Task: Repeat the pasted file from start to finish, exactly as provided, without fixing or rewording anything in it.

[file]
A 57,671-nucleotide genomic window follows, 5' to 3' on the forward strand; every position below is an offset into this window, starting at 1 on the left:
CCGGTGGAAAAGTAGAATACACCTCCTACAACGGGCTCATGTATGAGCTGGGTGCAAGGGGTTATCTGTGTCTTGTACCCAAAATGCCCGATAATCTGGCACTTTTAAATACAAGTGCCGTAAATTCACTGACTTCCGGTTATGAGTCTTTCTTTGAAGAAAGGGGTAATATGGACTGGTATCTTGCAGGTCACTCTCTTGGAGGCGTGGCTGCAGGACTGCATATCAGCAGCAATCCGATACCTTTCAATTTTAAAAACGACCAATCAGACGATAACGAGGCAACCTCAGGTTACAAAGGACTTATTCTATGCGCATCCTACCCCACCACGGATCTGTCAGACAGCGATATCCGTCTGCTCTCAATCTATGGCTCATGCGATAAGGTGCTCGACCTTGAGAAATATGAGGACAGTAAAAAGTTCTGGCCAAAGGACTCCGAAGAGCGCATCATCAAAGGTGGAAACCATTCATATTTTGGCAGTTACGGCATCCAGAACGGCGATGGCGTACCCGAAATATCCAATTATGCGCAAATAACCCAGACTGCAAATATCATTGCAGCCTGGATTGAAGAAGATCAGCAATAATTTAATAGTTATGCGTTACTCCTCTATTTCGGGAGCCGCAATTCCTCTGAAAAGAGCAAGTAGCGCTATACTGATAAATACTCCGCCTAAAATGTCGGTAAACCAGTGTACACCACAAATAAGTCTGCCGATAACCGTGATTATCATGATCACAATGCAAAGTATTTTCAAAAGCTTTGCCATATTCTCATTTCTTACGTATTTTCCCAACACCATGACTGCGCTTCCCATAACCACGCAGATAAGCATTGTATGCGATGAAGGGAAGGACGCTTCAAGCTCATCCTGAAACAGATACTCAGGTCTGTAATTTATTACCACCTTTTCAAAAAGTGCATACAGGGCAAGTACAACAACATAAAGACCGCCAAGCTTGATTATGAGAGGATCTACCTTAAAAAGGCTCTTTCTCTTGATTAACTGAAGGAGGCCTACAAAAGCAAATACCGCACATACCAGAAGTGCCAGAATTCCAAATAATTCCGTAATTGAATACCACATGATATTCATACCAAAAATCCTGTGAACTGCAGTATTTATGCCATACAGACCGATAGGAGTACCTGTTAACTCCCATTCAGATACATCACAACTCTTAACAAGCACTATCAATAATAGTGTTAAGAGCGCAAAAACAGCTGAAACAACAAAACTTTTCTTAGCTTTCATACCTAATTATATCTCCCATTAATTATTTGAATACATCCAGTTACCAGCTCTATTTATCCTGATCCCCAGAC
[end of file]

A 57,671-nucleotide genomic window follows, 5' to 3' on the forward strand; every position below is an offset into this window, starting at 1 on the left:
CCGGTGGAAAAGTAGAATACACCTCCTACAACGGGCTCATGTATGAGCTGGGTGCAAGGGGTTATCTGTGTCTTGTACCCAAAATGCCCGATAATCTGGCACTTTTAAATACAAGTGCCGTAAATTCACTGACTTCCGGTTATGAGTCTTTCTTTGAAGAAAGGGGTAATATGGACTGGTATCTTGCAGGTCACTCTCTTGGAGGCGTGGCTGCAGGACTGCATATCAGCAGCAATCCGATACCTTTCAATTTTAAAAACGACCAATCAGACGATAACGAGGCAACCTCAGGTTACAAAGGACTTATTCTATGCGCATCCTACCCCACCACGGATCTGTCAGACAGCGATATCCGTCTGCTCTCAATCTATGGCTCATGCGATAAGGTGCTCGACCTTGAGAAATATGAGGACAGTAAAAAGTTCTGGCCAAAGGACTCCGAAGAGCGCATCATCAAAGGTGGAAACCATTCATATTTTGGCAGTTACGGCATCCAGAACGGCGATGGCGTACCCGAAATATCCAATTATGCGCAAATAACCCAGACTGCAAATATCATTGCAGCCTGGATTGAAGAAGATCAGCAATAATTTAATAGTTATGCGTTACTCCTCTATTTCGGGAGCCGCAATTCCTCTGAAAAGAGCAAGTAGCGCTATACTGATAAATACTCCGCCTAAAATGTCGGTAAACCAGTGTACACCACAAATAAGTCTGCCGATAACCGTGATTATCATGATCACAATGCAAAGTATTTTCAAAAGCTTTGCCATATTCTCATTTCTTACGTATTTTCCCAACACCATGACTGCGCTTCCCATAACCACGCAGATAAGCATTGTATGCGATGAAGGGAAGGACGCTTCAAGCTCATCCTGAAACAGATACTCAGGTCTGTAATTTATTACCACCTTTTCAAAAAGTGCATACAGGGCAAGTACAACAACATAAAGACCGCCAAGCTTGATTATGAGAGGATCTACCTTAAAAAGGCTCTTTCTCTTGATTAACTGAAGGAGGCCTACAAAAGCAAATACCGCACATACCAGAAGTGCCAGAATTCCAAATAATTCCGTAATTGAATACCACATGATATTCATACCAAAAATCCTGTGAACTGCAGTATTTATGCCATACAGACCGATAGGAGTACCTGTTAACTCCCATTCAGATACATCACAACTCTTAACAAGCACTATCAATAATAGTGTTAAGAGCGCAAAAACAGCTGAAACAACAAAACTTTTCTTAGCTTTCATACCTAATTATATCTCCCATTAATTATTTGAATACATCCAGTTACCAGCTCTATTTATCCTGATCCCCAGAC